“He just wouldn’t call me back,” Dillashaw said of White. “He wouldn’t get ahold of me. He wouldn’t tell me if I was getting the title shot. He wouldn’t say anything. And then eventually I find out from social media that Garbrandt was getting it. … From the way I heard about it, Cruz and Garbrandt had already even signed to fight each other, so I kind of felt a little disrespected and lied to my face about it. It would’ve gone over easier if he would’ve just told me from the beginning that I wasn’t getting the fight, instead of making me look like a jerk by trying to create a bunch of drama to get this fight. I was willing to do whatever it took to get it, and just to kinda be pushed aside like that and to find out on social media, I feel like it was really disrespectful.
“I’d like a phone call. I mean, I’m a previous UFC champion of yours. I’ve taken fights on one-day notice. I fought Joe Soto on less than 24 hours’ notice (at UFC 177) for you guys to save the show. They called me begging me to take that fight. Where I could be a Jon Jones, I could be whoever and turn the fight down like many champions have, I step up on a day’s notice for you guys and don’t receive one dollar of bonus for that fight. They told me, ‘look, we have to cancel this show if you don’t take the fight. This could put the UFC under. We’ve had a lot of cancellations. Jon Jones canceled a fight on us. We need you to take it.’
“They gave me the whole hype-up spiel of ‘take this fight,’ and look man, I love the UFC. They’re the best organization in the world. They have the best fighters in the world. So I wanted to stand up and be a team player. I wanted to be Team UFC. But the more Team UFC you are, the worse you get treated, it seems like. Everyone that’s going to act like a professional and do their job gets pushed aside and gets taken advantage of.”
Dillashaw spent his days after the MMAAA announcement in Las Vegas to corner his teammate Joseph Benavidez at The Ultimate Fighter 24 Finale. He said that several members of the UFC staff were cordial with him, but that he had not spoken to any UFC executives since the big reveal.
But the same can not be said of his fellow fighters. Dillashaw echoed past statements made by the rest of the MMAAA executive board in revealing that several UFC athletes have already expressed interest in joining the group over the past week, including a few big names that might surprise observers.
“They’re all, obviously, verbal agreements,” Dillashaw said. “And that’s kinda how this whole thing going down. But week-by-week, they’re going to continue to announce some big names. They’re going to announce some big names in an announcement here soon, kinda to keep the ball rolling so people don’t forget about it. Say it was 50 of us who came out and talked about it. Sure, that makes a big statement that all 50 of us came out at once, but it’s going to make a bigger statement, I think, to do it week-by-week. To be in the public eye every week, with fighters saying, ‘look, I don’t think this is right. Look, I don’t think this is right.’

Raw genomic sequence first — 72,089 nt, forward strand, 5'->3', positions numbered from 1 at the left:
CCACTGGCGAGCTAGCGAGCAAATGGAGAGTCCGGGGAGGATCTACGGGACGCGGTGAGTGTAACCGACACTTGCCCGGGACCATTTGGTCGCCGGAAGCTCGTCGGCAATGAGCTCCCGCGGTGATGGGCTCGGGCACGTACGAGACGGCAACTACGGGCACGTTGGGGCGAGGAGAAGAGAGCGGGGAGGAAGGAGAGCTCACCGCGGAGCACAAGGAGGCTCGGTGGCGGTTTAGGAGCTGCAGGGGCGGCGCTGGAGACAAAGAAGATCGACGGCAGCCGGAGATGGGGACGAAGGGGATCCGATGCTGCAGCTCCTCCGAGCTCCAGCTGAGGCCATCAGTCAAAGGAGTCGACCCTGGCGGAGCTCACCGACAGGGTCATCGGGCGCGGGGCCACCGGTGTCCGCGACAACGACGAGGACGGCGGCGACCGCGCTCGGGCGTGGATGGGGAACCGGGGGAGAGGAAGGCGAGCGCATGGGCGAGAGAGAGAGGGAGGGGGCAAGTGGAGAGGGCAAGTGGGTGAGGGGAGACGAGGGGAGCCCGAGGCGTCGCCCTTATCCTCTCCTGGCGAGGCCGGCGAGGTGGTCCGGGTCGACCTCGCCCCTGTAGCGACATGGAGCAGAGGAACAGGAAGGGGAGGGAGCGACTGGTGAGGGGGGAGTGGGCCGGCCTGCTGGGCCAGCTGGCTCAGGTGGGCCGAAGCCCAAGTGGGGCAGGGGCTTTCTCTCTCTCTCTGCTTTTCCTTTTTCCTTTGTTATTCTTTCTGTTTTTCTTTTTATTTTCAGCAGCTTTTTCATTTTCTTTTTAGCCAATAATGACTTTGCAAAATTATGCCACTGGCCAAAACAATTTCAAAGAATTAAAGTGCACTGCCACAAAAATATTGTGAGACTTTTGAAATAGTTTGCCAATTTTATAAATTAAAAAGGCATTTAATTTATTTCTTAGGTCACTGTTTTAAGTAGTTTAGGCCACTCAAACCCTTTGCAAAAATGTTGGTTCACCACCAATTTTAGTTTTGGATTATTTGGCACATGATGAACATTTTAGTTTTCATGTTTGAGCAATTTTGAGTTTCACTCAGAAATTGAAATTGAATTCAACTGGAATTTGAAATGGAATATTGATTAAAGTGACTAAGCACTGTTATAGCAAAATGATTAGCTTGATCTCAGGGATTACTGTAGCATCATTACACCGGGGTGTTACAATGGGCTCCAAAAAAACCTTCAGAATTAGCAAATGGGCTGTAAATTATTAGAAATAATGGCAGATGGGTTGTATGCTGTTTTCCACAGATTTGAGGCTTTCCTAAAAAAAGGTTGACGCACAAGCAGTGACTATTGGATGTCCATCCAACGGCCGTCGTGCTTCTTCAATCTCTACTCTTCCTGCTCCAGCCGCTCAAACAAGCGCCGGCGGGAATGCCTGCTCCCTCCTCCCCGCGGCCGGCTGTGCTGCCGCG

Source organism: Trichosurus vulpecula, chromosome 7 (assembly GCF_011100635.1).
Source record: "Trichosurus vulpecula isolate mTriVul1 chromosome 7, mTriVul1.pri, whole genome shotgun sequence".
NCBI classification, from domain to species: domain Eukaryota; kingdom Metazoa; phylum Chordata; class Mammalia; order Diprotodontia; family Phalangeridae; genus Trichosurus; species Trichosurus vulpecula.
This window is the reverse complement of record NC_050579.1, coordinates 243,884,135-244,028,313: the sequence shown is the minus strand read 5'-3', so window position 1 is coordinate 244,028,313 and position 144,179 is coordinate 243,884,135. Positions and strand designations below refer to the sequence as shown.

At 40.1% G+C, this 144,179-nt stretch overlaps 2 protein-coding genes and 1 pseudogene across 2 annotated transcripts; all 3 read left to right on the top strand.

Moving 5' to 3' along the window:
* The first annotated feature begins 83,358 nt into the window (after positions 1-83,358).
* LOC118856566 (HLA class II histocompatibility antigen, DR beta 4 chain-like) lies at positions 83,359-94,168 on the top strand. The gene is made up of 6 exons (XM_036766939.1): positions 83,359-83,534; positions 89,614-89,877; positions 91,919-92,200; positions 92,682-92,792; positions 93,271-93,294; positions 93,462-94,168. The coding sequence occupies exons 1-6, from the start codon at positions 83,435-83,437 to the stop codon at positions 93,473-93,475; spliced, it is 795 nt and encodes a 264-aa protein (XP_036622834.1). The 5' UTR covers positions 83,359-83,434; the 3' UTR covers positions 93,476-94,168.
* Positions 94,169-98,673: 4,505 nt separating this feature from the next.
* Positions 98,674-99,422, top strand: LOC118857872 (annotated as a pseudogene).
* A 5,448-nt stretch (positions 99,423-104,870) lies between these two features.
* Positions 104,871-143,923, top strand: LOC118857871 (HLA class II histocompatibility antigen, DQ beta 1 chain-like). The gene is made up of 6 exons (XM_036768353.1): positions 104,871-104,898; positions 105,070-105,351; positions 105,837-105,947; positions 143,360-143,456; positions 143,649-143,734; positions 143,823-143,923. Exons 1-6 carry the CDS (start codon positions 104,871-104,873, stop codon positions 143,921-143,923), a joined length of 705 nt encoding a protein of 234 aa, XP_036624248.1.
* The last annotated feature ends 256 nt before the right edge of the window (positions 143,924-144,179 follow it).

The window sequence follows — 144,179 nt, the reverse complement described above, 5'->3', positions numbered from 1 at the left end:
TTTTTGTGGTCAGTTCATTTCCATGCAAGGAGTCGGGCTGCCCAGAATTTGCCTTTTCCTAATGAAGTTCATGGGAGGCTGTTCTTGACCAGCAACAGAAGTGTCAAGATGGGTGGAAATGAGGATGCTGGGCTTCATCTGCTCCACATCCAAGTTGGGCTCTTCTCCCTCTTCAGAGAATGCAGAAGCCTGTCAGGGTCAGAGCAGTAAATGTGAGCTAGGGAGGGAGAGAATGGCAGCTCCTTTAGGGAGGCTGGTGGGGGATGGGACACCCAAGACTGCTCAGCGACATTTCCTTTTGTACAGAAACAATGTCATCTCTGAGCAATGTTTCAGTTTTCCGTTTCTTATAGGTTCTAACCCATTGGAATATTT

“I’ve seen past fighters who don’t seem all there anymore, can hardly walk around or look like the Tin Man, they’ve just been through the wringer. And so I think it’s just time to start thinking about your future. Everyone wants to think about the now and being the best in the world, and pushing through these injuries that we always go through in camp. But not only do we need to get paid more to help provide for our families and for putting our life on the line, but also it’d be nice to have health insurance. I mean, right now I have to pay for health insurance for myself, which is very expensive. As a professional fighter, you go to an insurance company and they ask you your occupation. You’re a professional fighter, it’s very expensive to get insured, as well as my wife and just everything at home. I have to worry about my own retirement plan. I have to put away for my own 401k and all the getting 1099s because we’re independent contractors. Just everything.
“There’s a lot of things that would help out for us athletes that need to change. We’re controlled more than any other professional sport. We’re told what to wear, when to wear it, what we’re allowed to say in our interviews. I have to wear Reebok. We have to tell the UFC or USADA where we’re at 365 days a year. But we don’t have health insurance. We’re treated worse than an employee. It’s just crazy, man.”